Pinus leiophylla var. chihuahuana
Ocote blanco, ocote chino, pino real [Spanish]; Chihuahua pine (Elmore and Janish 1976).
Syn: Pinus chihuahuana Engelmann 1848; P. leiophylla subsp. chihuahuana (Engelm.) E. Murray 1982 (Farjon 1998).
Tree 10-15(-25) m tall and 20-60(-90) cm dbh, slender, with a single round trunk, often forked higher up; crown conic, becoming rounded. Bark brown to red-brown, narrowly furrowed, cross-checked into long, irregularly and narrowly rectangular, flat, scaly ridges. Branches ascending; twigs slender, orange-brown or glaucous and violet, aging red-brown, ±smooth or cracking. Buds ovoid, light red-brown, ca. 0.6-0.7(1) cm, slightly resinous. Leaves (2-)3(-4) per fascicle, spreading-ascending, persisting 2 years, (4-)6-12(-15) cm × 0.8-1.3(-1.5) mm, straight to slightly twisted, dull gray-green, with 5-8 lines of stomata on the convex abaxial face and 3-4 lines on each adaxial face, margins finely serrulate, apex acute to acuminate; sheath to 1.5 cm, shed early and completely. Resin canals 4-6, medial, sometimes 1-2 internal. Pollen cones broadly ellipsoid, ca. 10-15 mm, brown or yellow. Seed cones maturing in 3 years, shedding seeds soon thereafter but long-persistent, paired or solitary, symmetric, lateral, narrowly ovoid before opening, broadly ovoid to nearly globose when open, 3.5-5(9) cm, chestnut brown or greenish brown, aging gray to gray-brown, stalks to 1.5 cm; apophyses slightly thickened and raised, not keeled; umbo central, slightly raised or depressed, with short, often deciduous prickle or unarmed. Seeds obovoid; body ca. 2 mm, gray, mottled darker; wing ca. 10 mm, dark-lined. 2n=24 (Kral 1993, Farjon and Styles 1997).
It differs from variety leiophylla "in its dark, less roughened bark, its shorter range of leaf length, and its slightly broader leaves that occur more consistently in threes" (Kral 1993). In my observations of this tree in Chihuahua, it seemed that young trees (saplings) had predominantly 2-needled fascicles.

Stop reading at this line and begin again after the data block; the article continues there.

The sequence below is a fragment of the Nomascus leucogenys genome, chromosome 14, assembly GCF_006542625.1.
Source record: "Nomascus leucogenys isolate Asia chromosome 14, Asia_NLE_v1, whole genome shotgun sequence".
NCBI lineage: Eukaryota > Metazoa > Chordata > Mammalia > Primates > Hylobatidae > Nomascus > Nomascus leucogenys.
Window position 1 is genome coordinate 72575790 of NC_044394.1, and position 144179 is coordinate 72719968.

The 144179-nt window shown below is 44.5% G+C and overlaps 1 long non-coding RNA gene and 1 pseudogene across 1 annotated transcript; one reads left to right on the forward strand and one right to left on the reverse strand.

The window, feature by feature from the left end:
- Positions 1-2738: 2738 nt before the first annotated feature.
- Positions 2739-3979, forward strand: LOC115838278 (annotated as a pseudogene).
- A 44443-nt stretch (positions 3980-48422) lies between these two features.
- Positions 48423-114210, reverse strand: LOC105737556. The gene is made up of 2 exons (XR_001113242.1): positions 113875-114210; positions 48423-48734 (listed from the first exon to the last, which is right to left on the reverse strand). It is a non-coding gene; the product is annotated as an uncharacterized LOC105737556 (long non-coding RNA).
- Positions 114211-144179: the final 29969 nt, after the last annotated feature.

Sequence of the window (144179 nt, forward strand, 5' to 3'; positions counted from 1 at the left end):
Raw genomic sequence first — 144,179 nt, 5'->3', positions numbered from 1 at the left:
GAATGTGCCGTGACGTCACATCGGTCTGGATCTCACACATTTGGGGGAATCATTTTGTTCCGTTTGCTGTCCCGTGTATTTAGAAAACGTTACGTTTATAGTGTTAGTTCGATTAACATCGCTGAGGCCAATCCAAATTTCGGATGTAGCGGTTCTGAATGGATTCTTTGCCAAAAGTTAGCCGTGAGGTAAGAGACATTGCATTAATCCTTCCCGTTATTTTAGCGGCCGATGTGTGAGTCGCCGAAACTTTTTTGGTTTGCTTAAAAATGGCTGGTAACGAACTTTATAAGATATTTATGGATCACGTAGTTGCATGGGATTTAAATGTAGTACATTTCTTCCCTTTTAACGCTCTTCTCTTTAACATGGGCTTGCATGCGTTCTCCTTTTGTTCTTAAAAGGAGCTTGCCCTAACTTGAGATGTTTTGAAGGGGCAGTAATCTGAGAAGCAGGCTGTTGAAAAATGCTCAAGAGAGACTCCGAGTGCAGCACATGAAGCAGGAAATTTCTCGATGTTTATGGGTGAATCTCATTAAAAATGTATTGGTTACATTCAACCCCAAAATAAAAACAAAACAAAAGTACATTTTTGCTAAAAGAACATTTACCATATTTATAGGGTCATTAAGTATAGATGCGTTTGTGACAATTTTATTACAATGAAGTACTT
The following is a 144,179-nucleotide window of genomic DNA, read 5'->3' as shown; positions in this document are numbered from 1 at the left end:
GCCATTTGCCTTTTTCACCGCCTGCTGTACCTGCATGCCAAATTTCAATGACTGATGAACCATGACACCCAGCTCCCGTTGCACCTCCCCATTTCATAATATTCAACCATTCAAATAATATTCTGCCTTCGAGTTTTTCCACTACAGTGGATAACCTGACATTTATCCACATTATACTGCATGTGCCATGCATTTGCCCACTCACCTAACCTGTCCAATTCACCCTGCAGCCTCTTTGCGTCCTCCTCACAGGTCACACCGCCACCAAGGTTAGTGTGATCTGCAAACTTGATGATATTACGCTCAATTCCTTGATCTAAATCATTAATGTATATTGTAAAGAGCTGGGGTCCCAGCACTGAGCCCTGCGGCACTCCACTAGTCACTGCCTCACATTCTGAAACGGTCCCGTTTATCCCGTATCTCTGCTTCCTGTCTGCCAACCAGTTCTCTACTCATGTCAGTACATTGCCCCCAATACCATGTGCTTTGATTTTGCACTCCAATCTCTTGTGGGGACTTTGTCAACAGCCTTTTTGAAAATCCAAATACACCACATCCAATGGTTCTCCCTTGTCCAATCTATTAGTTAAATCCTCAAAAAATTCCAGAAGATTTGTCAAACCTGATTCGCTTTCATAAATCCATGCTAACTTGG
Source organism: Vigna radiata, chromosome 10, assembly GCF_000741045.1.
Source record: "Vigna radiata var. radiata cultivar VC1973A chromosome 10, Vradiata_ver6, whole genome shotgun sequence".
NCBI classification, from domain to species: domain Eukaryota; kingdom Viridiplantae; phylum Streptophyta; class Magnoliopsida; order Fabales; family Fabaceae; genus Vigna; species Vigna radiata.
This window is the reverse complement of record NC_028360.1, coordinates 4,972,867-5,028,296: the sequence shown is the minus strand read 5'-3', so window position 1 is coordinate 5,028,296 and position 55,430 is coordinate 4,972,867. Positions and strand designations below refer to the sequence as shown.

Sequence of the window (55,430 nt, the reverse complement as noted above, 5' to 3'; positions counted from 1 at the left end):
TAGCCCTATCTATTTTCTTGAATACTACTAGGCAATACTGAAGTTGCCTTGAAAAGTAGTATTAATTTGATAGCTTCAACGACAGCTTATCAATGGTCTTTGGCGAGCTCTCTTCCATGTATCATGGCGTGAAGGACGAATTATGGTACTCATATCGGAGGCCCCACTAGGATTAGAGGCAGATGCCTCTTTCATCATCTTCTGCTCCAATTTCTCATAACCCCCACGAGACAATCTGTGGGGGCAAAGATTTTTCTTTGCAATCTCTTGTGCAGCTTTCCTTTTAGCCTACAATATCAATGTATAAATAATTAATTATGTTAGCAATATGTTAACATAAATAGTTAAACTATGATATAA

USA: E central & SE Arizona, and SW New Mexico; Mexico: NE Sonora, W Chihuahua, Durango, Nayarit, N Jalisco, and Zacatecas, along the Sierra Madre Occidental at 1500-2700(-2950) m elevation. Where sympatric with var. leiophylla, it usually grows to lower elevations, where it may occur with other xerophytes including Pinus cembroides, Juniperus spp., Opuntia spp. and Arctostaphylos spp. At higher elevations, its habitat is usually on rocky ridges and mountain slopes with P. engelmannii and P. arizonica, and farther south, with a broad suite of Pinus and Quercus species (Farjon and Styles 1997).
As of 1998, the largest specimen in the United States was 26.5 m tall and 98 cm dbh, with a crown spread of 10.4 m, at Fort Apache Indian Reservation in Arizona (American Forests 2005). I have no data on big trees in Mexico.
In the U.S., it is easy to find at Cochise Head and Chiricahua National Monument, both in the Chiricahua Mountains of southeast Arizona. In Mexico, it is very common along Mex-16 from a bit W of the Sonora-Chihuahua border eastward to the foot of the mountains. It can be found pretty widely in the eastern montane elevations of the Sierra Madre Occidental. Along Mex-40 W from Durango, it appears along with P. cembroides and P. pseudostrobus about 30 km W of town, and continues common along the highway until P. durangensis starts to appear; in this area trees intermediate between var. leiophylla and var. chihuahuana can be found. By the way, continuing along Mex-40, with a day spent to wander side roads out of the town of El Salto, will provide one of the most rewarding conifer-hunting excursions to be found anywhere in Mexico. In a hurried two days, I ran across a Cupressus, three Juniperus, two Abies, and at least 13 taxa of Pinus, and I know that with a little more preparation I could have added at least one Picea, two more Juniperus, and two or three more Pinus taxa. There are not many places where you can easily see 25 conifer taxa, native in habitat.
This species is a principal host for the dwarf mistletoes Arceuthobium gillii, A. nigrum, and A. yecorense (Hawksworth and Wiens 1996).
American Forests 2005. The National Register of Big Trees 2005. Washington, DC: American Forests. The big tree register is now available online.
FEIS database (considerable detail on ecology; large bibliography).
Last Modified 2017-12-29